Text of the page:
Aug 31, 2009
I love what we call education technology "research" these days. It seems everyone is out to prove that this or that technology is the "magic bullet" that will fix education forever. And amazingly, the research always comes out favorably for the vendor who sponsored the study - go figure. So how do they do it? In reality, it's quite easy to setup a study to attain the results you want by doing what the vast majority of educational technology researchers do: don't isolate the technology in question. Let's take interactive whiteboards, for example. In order to get huge numbers for whiteboards, all you need to do is the following:
  1. For the study group, put in all the technology you need to get the results you want. Even though the study is supposed to be about boards, be sure to add a great projection system, new computer, subscriptions to digital media libraries, etc. Make sure that your control group has access to none of these tools.
  2. Invest tremendously in staff development to teach the study group not just how to use the technology, but also new teaching strategies for the content in question. While these new teaching strategies might also be applicable in a classroom without all the technology, be sure NOT to provide similar assistance to the control group.
  3. Provide continuous instructional support to the study group throughout the study period. Ignore the control group.

Of course, you could make matters even worse by doing what Marzano did for Promethean, which was to use the same group of teachers for both the control group and the research group, and ask them to simply "not use" any of the technology for some lessons. Again, you fail to isolate the tech in question, but this time you compound the artificial inflation of the results by introducing bias from the teachers who love their whiteboards.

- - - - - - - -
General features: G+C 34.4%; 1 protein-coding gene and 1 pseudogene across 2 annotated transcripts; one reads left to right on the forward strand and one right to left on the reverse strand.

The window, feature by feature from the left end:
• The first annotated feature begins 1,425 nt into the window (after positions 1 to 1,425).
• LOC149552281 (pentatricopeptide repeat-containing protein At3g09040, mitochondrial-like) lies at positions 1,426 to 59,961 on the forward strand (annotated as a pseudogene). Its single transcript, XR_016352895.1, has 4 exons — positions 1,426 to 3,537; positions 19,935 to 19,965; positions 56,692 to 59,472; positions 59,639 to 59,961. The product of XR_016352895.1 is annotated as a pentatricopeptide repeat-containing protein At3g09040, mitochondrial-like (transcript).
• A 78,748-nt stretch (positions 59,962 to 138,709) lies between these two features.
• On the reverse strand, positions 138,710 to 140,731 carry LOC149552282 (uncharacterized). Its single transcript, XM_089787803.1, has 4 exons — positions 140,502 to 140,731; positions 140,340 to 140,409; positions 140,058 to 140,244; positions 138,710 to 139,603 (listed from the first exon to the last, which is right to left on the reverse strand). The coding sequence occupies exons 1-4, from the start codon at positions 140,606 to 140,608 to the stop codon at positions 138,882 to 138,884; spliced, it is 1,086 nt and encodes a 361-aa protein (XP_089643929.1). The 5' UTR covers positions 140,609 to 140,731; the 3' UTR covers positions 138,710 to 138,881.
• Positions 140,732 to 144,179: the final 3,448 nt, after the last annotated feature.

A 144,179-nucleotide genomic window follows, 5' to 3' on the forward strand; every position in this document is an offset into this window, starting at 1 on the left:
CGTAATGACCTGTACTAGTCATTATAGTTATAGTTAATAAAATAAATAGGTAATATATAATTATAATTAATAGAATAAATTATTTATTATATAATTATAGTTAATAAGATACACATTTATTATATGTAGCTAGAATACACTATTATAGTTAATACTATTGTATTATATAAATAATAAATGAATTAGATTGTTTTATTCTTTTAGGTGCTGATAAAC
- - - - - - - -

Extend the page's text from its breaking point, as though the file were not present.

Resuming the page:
Viola! You're sure to get the numbers you want!

Now, let's say we REALLY want to find out if the BOARDS make the difference. To do so, we would need to isolate them by:

  1. Provide all the same technology resources to both the study group and the control group, with the exception of the technology in question (IWB.)
  2. Invest in staff development for both groups. Teach those who don't have the boards to effectively use the rest of their tools in the classroom, specifically digital media resources (online and offline), presentation tools, interactive experiments and demonstrations, etc. Teach BOTH groups the new teaching strategies they will need to effectively integrate the technologies they have in the classroom.
  3. Provide continuous instructional support to both groups.

Unfortunately for Promethean and other vendors, what you will find is that the whiteboards, document cameras, and similar technologies really don't make that much of a difference, and both groups will show gains. You will find that what really mattered was the introduction of a diverse set of media-rich content, effectively integrated into the instructional process through the introduction of new teaching strategies.

All that said, my penchant is to invest in technologies that promote a 21st century, participatory and collaborative learning environment, rather than those that reinforce 19th century instructional models that, as history has obviously shown, no longer effectively prepare students for the world they are about to enter. I'd trade 1 IWB for 15 netbooks (which are about the same price as a soup-to-nuts IWB install) any day of the week, and twice on Sunday. Lets move our technology investments away from the perimeter of the classroom, and toward the center - where the kids are.


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